It wasn’t until the following week that we saw John again. He had been admitted to the hospital with a 104 degree fever. He wasn’t even conscious when we saw him.

He died a few days later. 

His mom and dad were a wreck. Tim was a wreck. I was a wreck. As far as we knew, John contracted a rare virus that destroyed his immune system, but an official cause of death was never released. I’ll never forget watching his mom cry over him at the funeral. It was a horrible, gut-wrenching time in my life. I never thought I could experience something as devastating as losing a friend. 

Then I lost another one. 

Tim got sick a month later. I visited him in the hospital every day until the end. He had the same sort of stuff happening that John experienced – vomiting, sweating, high fever, coma. It was the scariest thing I’d seen. 

Tim didn’t have much family, but I was there when he passed. The doctor ushered me into the hallway and let me know he was gone. I fell to the ground. After a few moments, when I was able to stand up, the only thing I could muster was “Why?”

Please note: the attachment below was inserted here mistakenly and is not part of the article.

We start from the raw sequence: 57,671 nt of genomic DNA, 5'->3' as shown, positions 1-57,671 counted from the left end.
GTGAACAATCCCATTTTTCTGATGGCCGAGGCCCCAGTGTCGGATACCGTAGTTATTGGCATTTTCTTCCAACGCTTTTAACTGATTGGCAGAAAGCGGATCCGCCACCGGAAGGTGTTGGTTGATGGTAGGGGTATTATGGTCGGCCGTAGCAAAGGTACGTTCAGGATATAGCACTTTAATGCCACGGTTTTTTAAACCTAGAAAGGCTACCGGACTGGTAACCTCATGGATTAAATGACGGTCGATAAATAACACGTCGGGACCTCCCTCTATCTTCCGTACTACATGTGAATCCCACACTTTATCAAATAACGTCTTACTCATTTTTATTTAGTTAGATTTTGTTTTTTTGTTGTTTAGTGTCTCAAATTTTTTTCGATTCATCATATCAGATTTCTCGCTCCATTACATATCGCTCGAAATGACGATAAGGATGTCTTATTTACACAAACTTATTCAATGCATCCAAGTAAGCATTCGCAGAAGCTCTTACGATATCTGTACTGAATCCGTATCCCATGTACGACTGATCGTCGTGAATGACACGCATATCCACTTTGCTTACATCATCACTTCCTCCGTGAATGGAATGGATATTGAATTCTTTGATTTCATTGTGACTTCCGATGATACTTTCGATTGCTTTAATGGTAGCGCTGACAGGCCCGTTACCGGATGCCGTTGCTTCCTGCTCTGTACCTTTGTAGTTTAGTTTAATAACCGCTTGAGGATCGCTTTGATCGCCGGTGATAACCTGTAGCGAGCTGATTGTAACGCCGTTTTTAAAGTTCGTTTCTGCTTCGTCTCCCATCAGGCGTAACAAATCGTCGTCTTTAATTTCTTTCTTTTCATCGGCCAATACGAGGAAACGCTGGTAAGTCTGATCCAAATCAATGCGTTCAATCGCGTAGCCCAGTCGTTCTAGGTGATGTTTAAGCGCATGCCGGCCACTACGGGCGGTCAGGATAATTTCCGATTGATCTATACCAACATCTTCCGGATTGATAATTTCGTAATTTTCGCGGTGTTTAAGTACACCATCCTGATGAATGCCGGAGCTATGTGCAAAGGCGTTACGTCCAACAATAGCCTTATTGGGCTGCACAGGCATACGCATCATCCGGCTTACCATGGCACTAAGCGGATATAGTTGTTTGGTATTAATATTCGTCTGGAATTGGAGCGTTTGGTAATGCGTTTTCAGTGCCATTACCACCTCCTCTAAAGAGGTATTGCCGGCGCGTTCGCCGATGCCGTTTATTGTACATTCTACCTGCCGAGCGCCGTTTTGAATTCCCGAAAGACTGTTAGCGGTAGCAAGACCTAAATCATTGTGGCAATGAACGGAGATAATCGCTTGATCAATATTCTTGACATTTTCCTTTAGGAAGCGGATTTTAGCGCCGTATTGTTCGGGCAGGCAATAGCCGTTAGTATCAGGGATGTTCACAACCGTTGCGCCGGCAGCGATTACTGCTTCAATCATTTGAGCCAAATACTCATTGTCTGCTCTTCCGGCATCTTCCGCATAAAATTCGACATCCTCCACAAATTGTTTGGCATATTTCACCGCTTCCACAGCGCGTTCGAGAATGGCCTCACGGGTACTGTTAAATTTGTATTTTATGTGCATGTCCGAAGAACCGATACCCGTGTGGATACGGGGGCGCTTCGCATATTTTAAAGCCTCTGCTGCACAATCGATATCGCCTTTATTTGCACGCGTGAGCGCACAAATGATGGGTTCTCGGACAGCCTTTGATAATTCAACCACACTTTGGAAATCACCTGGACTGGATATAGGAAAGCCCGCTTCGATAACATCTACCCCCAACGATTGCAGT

“It seems he suffered from a very rare virus,” he explained. 

“What kind of a virus?”

“We can’t pinpoint where this particular strain came from, but it appears to be the same one that your other friend had.” 

I swallowed as I tried to speak. 

“We need to get this figured out so it doesn’t spread further. Brendon…have you been experiencing any pain lately?” 

“No. Do you think I could get this?” I said, tears still flowing down my face.

“We are going to do the best we can to make sure that doesn’t happen.” 

And that they did. I was given a lot of precautionary medications. I kept my distance at Tim’s funeral. I was even allowed a private showing so I could say my goodbye without the risk of getting other people sick. I felt fine, if not incredibly depressed, after losing two friends to the same strange virus. I never told anyone about the guy in the graveyard, telling myself it was just some crazy old man.

Things were fine, for a long while really, until I went pale in the face and my mom found me slumped over the sink in the bathroom. 

I was the last to die. 

I sit in the darkness now next to that giant gravestone. Jacob can finally rest in peace. I sit silently under the moonlight until I hear faint whispers in the distance. The small flashlights illuminate a different grave, this one reading my name. It’s time to make my move. 

“Get out of here now!” I yell. 

The new freshmen stare with wide eyes and open mouths at me. 

“Who…who are you,” one of them manages to say. 

“You know, it doesn’t matter,” I say. “Just go now. And when you feel it coming on, just try and accept it.” Thought Catalog Logo Mark